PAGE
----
(25 August - 3 September 2003)
3 September 2003
-Finally met the kids I'm going to be working with full-time last night. Each day gets easier than the last. While people say it takes 3-6 months to learn the job in full, I'm just slightly more optimistic.
-I fear I'm on the verge of hitting an awkward wall with this webpage. Most of my focus for some time to come is going to revolve around my new job... it will be rewarding but difficult & thus somewhere I might actually find the magic of being challenged that I was looking for in the first place. But the job itself is, while a subject I could discuss at great length, shrouded in privacy agreements. Now, I'm not much of a fan of privacy as a concept. In most cases, I think privacy is another word for fear or even cowardice. But when dealing with individuals who wind up in group homes, I can well understand the call for privacy. Especially since they're kids. Even I will grant that, privacy agreements or no, posting their names or obvious identifiers about them would be inappropriate. But after that, the lines get a little blurry for me. & the lines are also blurry as far as Seneca's statements on the matter. How much can I say about what happens in my day? Are certain events too extreme to talk about? Does time play a role in this? In other words, if I just tell a story in a few months about "something that happened to me at work", is that different than pinpointing it to "today, this happened"? Seneca encourages us to err on the side of privacy & while I'm striving to do that, privacy is a tough one for me. These aren't just events in my life, these are pretty much the only things that will be happening in half of my days for the foreseeable future. & unlike my last work, they'll actually be eventful. Hrmph.
-The "Intent Case" has reared its interesting head in the web journals of many ex-debaters. I hit versions of this case & a couple folks on our team ran it a few times as well, usually with me helping on the prep. Basically the idea is that attempted crime should always be punished the same way as committed crime. I find this perspective very intuitively appealing, because the moral acts are the same, while the results differ... very pleasing stuff to equalize from a deontological means-based perspective like mine. One of my favorite opps to the Intent Case when I hit it was always that there is often (not always, granted) something faulty in a person's will to commit a crime that ends up making it go awry in process & become attempted. In other words, Jimbob might pre-meditate to hack someone to pieces with an axe. As he raises the axe for the first blow, however, he has the slightest second thoughts, hesitates, & misses by a hair. Suddenly police rush in & arrest Jimbob for attempted murder, functioning the same as actual murder. Of course figuring out what goes on in Jimbob's head is extremely murky, & something that an adversarial court system is 98% guaranteed to screw up. The point is, often attempted crimes don't become actual crimes because there is a loss of will on the part of the criminal. But certainly not always... sometimes they just get (un?)lucky. So I agree that luck should never be a moral arbiter... & I'm sympathetic to Lauren & Sep's description of all the inequalities that make luck a moral arbiter anyway. This is why a just society would focus more on equalizing everyone's standing than punishing people for anything in the first place.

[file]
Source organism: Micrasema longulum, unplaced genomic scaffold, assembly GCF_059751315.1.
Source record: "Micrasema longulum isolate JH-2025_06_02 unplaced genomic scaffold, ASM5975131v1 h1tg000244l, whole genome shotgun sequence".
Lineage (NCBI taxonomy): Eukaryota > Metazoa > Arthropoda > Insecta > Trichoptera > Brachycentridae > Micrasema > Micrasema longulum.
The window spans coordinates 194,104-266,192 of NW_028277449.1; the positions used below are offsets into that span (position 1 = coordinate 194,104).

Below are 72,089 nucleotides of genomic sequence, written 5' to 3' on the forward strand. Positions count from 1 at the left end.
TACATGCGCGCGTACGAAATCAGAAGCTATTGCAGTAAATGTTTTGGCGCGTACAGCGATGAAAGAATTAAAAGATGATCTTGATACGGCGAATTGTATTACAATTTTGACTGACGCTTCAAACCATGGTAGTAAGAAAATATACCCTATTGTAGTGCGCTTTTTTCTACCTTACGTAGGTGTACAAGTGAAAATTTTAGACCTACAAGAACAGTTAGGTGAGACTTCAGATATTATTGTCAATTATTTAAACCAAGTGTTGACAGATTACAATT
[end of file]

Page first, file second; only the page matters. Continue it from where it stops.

2 September 2003
-The days are getting better & better. My trainer at last night's shift was impressed with my progress & I'm feeling much more comfortable with the kids. Before too long, I might have the hang of this.
-It seems like my Nuevo license plate has somehow calcified on the back of my car. I'm dreading getting pulled over because one digit is obscured from my new California license plate as it hangs in the back window of the Kia. When I have more time, I'll ask someone actually strong (Em) to try to hack at the Nuevo plate.
1 September 2003
-Hey, maybe this is the right job for me after all! Nothing like nearly 16 hours to knock one into shape in a job setting. I'm feeling much more comfortable about everything. & the 8-hour shift today is going to seem like nothing! This is a great schedule I've got going. All is looking up.
-Having the morning off is clutch.
31 August 2003
-15-hour shift today. Hoooo-boy!
30 August 2003
-I am far from convinced that I'm cut out for this job. Though the first shift would've been much better had I not had a migraine for about 85% of it. Nevertheless, I got the schedule I wanted (Sunday morning through Wednesday around noon) & should be following that schedule from here on out. Unfortunately, I'll still be bouncing around this week till I wind up at my designated location next week.
-The new Weakerthans disc ("Reconstruction Site") seems, well, weaker than their first 2 discs upon first listening. & while it's growing on me, as discs always do, it still seems to lack the clear great songs of the other 2. Even with "One Great City!" (the "I Hate Winnipeg" song I heard live in San Diego years ago) on it.
29 August 2003
-First day of non-training work today. Somehow I still don't have an official schedule beyond this week, but there's a possibility that I have my desired first-half schedule. Hopefully these & other questions will be resolved by tonight.
28 August 2003
-A little clarity goes a long way.
-I can't believe the slump that the M's are in right now. After dominating the AL West since tax day, they're now 2 games back in the division & even trailing the Sox for the Wild Card. Better to get the losses in now than in a month's time, though. Assuming we're still playing then.